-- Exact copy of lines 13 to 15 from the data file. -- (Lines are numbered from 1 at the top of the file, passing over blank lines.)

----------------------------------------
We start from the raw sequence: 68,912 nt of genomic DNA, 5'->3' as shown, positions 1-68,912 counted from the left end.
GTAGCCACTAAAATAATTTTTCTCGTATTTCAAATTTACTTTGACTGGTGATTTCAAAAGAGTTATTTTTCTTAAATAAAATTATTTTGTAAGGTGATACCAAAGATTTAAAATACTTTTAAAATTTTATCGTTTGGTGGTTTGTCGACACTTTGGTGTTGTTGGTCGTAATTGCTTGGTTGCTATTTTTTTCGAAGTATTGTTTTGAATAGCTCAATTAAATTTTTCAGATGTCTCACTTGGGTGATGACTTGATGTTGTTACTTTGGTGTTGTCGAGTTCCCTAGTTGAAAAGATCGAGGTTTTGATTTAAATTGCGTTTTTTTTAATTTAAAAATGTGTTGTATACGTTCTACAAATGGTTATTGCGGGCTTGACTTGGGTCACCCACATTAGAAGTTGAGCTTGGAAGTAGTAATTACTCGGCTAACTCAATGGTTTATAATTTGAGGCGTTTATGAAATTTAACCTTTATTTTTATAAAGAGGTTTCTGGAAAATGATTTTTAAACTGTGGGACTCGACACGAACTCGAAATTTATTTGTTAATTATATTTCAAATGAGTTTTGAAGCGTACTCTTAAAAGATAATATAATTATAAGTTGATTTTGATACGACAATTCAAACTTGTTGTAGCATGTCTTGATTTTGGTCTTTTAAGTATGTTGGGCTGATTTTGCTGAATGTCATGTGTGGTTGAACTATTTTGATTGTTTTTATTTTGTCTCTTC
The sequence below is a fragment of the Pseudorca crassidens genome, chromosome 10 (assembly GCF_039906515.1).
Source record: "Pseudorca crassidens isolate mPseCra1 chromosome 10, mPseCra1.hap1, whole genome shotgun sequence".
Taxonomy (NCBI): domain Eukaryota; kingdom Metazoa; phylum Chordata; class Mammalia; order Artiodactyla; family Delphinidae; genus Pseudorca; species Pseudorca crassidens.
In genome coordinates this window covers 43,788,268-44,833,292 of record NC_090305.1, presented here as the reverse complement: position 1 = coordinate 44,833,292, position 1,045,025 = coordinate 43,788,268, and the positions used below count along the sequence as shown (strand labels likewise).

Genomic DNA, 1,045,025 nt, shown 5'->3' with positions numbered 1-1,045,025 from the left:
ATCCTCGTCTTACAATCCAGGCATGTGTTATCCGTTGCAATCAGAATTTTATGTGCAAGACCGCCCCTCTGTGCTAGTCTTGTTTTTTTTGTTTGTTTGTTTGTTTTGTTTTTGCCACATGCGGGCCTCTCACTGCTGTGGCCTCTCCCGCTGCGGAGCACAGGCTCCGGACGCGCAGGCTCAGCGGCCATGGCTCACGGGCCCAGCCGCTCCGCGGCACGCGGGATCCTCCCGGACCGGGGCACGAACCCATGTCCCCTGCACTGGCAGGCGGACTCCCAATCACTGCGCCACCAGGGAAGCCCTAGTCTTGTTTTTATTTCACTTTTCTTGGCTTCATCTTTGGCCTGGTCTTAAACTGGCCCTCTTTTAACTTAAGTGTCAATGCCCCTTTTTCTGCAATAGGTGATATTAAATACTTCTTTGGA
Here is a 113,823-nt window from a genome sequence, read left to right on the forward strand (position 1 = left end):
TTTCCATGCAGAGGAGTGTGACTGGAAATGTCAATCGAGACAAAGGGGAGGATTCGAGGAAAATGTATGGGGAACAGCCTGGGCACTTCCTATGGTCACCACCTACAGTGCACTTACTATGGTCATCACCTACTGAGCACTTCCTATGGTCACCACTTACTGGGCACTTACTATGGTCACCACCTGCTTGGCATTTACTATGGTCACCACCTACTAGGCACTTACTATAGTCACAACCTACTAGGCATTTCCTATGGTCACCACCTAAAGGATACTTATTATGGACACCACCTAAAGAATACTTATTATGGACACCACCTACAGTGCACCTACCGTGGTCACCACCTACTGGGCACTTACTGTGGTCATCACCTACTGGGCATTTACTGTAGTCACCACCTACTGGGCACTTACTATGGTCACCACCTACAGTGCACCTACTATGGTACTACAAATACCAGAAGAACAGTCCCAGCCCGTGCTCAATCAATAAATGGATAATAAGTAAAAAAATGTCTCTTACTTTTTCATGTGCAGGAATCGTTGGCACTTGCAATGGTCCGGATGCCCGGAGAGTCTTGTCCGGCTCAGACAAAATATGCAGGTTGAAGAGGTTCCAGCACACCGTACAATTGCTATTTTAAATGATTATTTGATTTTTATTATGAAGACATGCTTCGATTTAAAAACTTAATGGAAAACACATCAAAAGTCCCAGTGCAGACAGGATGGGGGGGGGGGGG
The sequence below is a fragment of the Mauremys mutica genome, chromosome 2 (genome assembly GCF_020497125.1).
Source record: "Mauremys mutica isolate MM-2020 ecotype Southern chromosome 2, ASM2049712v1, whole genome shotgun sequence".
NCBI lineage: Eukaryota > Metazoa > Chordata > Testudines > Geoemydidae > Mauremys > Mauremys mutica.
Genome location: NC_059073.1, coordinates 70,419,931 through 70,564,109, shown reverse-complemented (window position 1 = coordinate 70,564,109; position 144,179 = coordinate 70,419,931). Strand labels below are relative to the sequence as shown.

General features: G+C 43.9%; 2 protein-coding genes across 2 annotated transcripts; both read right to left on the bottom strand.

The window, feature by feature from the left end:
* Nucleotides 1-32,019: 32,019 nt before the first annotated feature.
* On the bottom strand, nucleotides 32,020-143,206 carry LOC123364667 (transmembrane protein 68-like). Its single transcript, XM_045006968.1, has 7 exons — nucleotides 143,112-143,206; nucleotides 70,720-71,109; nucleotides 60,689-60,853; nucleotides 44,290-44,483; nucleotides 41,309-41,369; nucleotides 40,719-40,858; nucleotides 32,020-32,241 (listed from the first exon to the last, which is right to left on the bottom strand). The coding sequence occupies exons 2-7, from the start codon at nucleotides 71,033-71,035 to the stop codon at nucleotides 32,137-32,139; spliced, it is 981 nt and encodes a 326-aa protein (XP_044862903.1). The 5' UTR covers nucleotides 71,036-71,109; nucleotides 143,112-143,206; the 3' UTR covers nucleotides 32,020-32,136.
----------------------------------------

NCBI lineage: Eukaryota > Metazoa > Chordata > Testudines > Geoemydidae > Mauremys > Mauremys mutica.
Genome location: NC_059073.1, coordinates 70,419,931 through 70,564,109, shown reverse-complemented (window position 1 = coordinate 70,564,109; position 144,179 = coordinate 70,419,931). Strand labels below are relative to the sequence as shown.

General features: G+C 43.9%; 2 protein-coding genes across 2 annotated transcripts; both read right to left on the bottom strand.